When I played high school basketball I was a scorer. I put a lot of time into my shot and it was what most people worried about the most when they played me.
“Just don’t leave him open!”
Going into my junior and senior year colleges began to recruit me pretty heavily and playing in college was becoming a reality.
This meant more tournaments and camps during the summers to showcase my skills.
One day I was sitting down with a coach I had known for a long time who was now at the college level.
He was very direct. He said “Nobody cares if you can score, every kid at these camps can score or else they wouldn’t be there”.
He then went on to explain to me how college coaches scout at these camps when they go and watch 150 kids play.
“They will watch everything you do for about two full series, and then they move on to the next kid.
Don’t ever take a play off and do ALL OF THE LITTLE THINGS that no-one else wants to do.”
I took his advice very seriously.
I went on to be the MVP of that camp and win virtually every award they gave out that year. (It was the best week of basketball I have ever played in my life)
But here’s the interesting part:
None of the coaches that called me after that camp said anything about how many points I scored. NOT ONE.
One coach told me he wanted me because in five days and dozens of games (3 on 3 and 5 on 5) I never lost a face off.
At this camp they didn’t do jump balls to determine who got the first possession, or any possession. They faced off two guys and gave a count, when the ball bounced on that count it was fair game.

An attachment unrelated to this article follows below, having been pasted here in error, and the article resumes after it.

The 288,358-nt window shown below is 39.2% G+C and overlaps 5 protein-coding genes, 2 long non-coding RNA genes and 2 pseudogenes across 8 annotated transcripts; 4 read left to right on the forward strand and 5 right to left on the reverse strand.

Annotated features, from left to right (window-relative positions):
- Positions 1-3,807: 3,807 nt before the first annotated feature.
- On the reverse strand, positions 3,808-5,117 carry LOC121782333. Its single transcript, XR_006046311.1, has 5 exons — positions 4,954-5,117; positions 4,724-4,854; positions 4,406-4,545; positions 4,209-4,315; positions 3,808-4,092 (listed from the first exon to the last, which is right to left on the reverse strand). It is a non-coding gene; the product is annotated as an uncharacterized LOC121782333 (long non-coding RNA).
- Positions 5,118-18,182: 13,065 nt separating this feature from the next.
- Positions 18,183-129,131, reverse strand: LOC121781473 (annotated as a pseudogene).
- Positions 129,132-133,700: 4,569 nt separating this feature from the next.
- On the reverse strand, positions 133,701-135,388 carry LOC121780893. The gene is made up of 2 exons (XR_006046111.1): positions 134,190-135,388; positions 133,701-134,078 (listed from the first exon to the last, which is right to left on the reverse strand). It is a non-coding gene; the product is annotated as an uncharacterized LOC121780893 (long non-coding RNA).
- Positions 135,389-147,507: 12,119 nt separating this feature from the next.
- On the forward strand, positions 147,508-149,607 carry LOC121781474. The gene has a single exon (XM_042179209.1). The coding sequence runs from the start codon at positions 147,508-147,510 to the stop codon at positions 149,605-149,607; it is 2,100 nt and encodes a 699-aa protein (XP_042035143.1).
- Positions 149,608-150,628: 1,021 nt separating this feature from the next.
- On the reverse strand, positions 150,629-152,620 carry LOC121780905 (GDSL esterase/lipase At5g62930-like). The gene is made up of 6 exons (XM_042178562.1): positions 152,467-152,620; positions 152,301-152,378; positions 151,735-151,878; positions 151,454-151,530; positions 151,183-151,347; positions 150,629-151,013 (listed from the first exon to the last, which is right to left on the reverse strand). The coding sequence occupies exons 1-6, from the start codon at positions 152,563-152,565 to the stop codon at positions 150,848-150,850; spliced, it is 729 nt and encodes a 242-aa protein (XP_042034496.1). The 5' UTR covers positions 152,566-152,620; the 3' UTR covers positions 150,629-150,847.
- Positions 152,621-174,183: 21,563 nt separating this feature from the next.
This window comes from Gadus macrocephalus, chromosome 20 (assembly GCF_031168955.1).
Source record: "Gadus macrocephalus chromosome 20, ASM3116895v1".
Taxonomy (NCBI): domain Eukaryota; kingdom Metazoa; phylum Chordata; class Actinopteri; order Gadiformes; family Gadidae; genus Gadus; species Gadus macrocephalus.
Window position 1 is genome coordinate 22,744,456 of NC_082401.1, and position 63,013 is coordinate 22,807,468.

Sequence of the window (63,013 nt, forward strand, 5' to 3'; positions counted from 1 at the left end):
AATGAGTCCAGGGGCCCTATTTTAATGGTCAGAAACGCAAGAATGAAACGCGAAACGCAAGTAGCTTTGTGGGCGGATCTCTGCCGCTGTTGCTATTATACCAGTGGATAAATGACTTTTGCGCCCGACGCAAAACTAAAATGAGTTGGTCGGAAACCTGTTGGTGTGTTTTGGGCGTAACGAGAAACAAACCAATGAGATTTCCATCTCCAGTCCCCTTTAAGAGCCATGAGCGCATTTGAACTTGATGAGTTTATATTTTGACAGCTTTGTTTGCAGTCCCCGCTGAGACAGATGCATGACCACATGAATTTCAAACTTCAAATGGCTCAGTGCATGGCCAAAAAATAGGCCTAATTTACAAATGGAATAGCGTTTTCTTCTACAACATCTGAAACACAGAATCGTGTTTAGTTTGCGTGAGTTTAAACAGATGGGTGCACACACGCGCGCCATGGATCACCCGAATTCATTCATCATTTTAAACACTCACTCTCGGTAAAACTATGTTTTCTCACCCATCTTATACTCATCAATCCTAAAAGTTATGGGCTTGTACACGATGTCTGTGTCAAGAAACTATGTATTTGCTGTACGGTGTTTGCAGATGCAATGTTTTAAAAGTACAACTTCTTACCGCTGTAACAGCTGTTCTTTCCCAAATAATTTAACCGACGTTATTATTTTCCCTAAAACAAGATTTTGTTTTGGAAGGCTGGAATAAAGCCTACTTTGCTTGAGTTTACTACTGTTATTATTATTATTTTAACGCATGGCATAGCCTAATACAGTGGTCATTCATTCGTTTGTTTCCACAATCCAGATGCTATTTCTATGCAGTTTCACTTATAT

I never lost.
I got recruited because I was good at something that isn’t even a part of an actual basketball game!!!
Ever since then I’ve always judged myself by how I did things that I don’t like to do or I’m not good at.
My peers, my subordinates and bosses have all always judged me by they way I did the little things, my weaknesses.
Why? Because doing what you are good at is easy!! Hell you are supposed to be good at that stuff.
I’ve had a lot of accurate criticism of my performance as an athlete and professional over the years.
They almost always revolve around things that I avoided doing because I didn’t like them.
It’s how I evaluate people, It’s how you evaluate people. It’s how everyone evaluates people.
What event were people most impressed by when Mat Fraser won the Games two years ago? THIS ONE. Because nobody expected him to. He wasn’t good at sprinting in the past.
We don’t have to spend all of our time shoring up our weaknesses and making them strengths.
But we do need to become competent at the things we are bad at.
Not good at nutrition, work at it.
Not good at gymnastics, work at it.
Not good at receiving criticism, or giving it, work at it.
Not good at showing up on time, work at it.
It’s how people judge you, whether you like it or not.
Because nobody cares what we are good at, they already know that about us.